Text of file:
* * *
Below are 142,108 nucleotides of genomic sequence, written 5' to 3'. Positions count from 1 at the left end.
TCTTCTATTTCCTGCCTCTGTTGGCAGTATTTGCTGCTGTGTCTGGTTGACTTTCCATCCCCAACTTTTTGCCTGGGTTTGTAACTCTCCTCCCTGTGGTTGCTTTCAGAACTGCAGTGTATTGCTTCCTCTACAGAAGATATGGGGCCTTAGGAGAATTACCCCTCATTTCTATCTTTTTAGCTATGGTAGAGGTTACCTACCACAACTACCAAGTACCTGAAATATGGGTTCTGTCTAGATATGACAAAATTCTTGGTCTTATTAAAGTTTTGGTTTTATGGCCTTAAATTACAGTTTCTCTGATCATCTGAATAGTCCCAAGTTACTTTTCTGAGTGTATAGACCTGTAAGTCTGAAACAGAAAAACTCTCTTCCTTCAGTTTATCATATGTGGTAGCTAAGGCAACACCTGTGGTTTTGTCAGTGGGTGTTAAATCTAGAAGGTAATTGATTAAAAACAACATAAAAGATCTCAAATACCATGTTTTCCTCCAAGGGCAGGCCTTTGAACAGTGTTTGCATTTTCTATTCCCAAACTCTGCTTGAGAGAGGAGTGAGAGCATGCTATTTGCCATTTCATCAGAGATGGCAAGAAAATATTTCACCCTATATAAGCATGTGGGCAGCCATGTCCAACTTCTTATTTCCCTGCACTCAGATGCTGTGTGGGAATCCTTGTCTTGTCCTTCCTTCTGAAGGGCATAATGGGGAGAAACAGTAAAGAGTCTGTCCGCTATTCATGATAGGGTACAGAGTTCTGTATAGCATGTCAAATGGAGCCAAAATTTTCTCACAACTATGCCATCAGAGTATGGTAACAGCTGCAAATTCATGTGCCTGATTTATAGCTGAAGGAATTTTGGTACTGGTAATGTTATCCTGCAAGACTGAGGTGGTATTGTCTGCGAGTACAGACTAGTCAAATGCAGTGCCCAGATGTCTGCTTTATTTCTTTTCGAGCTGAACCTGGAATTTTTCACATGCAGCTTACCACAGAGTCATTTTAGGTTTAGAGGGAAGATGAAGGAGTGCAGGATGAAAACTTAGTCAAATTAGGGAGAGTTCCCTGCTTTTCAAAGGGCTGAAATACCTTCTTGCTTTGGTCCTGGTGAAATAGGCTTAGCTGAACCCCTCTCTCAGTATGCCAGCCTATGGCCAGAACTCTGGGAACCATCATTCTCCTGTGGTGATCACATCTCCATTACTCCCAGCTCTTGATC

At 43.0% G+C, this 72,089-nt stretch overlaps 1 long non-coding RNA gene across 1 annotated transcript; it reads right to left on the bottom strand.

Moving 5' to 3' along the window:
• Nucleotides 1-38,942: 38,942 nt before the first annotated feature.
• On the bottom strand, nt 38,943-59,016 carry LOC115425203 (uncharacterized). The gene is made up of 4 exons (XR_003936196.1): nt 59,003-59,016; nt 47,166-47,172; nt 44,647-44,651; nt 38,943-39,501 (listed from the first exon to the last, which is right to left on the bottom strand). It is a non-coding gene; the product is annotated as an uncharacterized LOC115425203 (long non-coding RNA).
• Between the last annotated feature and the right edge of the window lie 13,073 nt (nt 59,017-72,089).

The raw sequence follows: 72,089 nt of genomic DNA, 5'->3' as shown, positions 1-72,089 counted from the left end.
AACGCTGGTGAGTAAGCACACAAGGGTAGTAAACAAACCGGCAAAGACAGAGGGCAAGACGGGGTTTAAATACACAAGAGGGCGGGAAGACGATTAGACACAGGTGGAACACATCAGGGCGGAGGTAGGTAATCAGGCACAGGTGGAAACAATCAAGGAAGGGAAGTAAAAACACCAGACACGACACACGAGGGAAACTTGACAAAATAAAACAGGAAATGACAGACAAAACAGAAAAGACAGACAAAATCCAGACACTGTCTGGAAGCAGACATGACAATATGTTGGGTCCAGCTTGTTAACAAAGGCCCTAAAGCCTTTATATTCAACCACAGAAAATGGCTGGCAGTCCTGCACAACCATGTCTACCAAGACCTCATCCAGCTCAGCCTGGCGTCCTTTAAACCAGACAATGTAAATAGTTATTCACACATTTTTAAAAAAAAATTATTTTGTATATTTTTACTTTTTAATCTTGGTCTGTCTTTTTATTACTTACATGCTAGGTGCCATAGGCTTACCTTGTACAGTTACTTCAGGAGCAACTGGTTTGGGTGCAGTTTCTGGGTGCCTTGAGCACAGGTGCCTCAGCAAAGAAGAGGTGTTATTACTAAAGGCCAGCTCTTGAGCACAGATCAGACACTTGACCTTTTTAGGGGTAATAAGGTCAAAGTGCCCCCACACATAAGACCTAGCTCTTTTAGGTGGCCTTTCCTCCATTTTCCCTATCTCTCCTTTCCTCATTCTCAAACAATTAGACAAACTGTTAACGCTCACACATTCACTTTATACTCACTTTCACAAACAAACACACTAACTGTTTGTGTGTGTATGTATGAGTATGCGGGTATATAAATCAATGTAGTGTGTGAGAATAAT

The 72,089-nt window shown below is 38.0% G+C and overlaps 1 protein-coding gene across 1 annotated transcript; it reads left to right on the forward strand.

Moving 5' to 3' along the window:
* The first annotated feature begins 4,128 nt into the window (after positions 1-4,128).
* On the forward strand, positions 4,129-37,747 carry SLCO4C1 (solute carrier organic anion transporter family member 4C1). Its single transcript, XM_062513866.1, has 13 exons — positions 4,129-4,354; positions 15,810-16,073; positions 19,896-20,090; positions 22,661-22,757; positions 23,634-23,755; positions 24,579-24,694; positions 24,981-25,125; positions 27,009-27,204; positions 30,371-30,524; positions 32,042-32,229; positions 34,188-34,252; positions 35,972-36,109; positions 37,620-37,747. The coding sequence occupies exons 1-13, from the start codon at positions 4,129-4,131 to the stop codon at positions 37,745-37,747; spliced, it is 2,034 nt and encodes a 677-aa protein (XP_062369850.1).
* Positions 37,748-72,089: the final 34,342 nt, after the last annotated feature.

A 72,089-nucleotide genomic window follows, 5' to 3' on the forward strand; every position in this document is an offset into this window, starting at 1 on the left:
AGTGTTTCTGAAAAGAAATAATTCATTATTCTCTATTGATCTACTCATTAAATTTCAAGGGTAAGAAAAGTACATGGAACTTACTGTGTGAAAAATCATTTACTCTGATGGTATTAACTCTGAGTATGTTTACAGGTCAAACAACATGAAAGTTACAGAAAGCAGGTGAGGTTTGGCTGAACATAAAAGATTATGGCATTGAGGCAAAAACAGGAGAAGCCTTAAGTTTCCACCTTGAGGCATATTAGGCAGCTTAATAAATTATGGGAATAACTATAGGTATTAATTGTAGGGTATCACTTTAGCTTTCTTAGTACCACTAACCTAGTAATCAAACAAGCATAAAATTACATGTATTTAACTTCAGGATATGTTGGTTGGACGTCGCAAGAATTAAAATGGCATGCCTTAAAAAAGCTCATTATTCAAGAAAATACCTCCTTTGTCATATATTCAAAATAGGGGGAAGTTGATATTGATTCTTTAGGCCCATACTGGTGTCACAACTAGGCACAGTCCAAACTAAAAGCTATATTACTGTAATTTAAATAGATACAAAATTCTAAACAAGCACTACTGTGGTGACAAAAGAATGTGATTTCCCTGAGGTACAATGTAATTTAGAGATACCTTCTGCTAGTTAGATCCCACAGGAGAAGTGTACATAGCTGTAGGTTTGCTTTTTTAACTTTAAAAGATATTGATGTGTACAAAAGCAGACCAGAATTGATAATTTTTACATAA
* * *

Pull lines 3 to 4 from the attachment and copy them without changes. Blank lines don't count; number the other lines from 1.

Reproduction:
At 43.0% G+C, this 72,089-nt stretch overlaps 1 long non-coding RNA gene across 1 annotated transcript; it reads right to left on the bottom strand.

Moving 5' to 3' along the window: